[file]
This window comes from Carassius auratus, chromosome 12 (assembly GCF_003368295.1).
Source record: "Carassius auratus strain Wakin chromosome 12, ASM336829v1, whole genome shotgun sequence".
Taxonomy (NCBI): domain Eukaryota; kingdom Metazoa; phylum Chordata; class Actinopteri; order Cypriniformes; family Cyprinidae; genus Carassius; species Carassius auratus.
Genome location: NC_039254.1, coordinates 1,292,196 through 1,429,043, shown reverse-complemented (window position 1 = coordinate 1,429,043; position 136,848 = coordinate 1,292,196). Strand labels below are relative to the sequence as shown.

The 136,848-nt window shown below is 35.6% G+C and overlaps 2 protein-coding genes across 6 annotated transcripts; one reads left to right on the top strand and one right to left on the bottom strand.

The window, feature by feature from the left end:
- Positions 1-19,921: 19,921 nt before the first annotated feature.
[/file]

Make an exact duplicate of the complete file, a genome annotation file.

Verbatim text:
This window comes from Carassius auratus, chromosome 12 (assembly GCF_003368295.1).
Source record: "Carassius auratus strain Wakin chromosome 12, ASM336829v1, whole genome shotgun sequence".
Taxonomy (NCBI): domain Eukaryota; kingdom Metazoa; phylum Chordata; class Actinopteri; order Cypriniformes; family Cyprinidae; genus Carassius; species Carassius auratus.
Genome location: NC_039254.1, coordinates 1,292,196 through 1,429,043, shown reverse-complemented (window position 1 = coordinate 1,429,043; position 136,848 = coordinate 1,292,196). Strand labels below are relative to the sequence as shown.

The 136,848-nt window shown below is 35.6% G+C and overlaps 2 protein-coding genes across 6 annotated transcripts; one reads left to right on the top strand and one right to left on the bottom strand.

The window, feature by feature from the left end:
- Positions 1-19,921: 19,921 nt before the first annotated feature.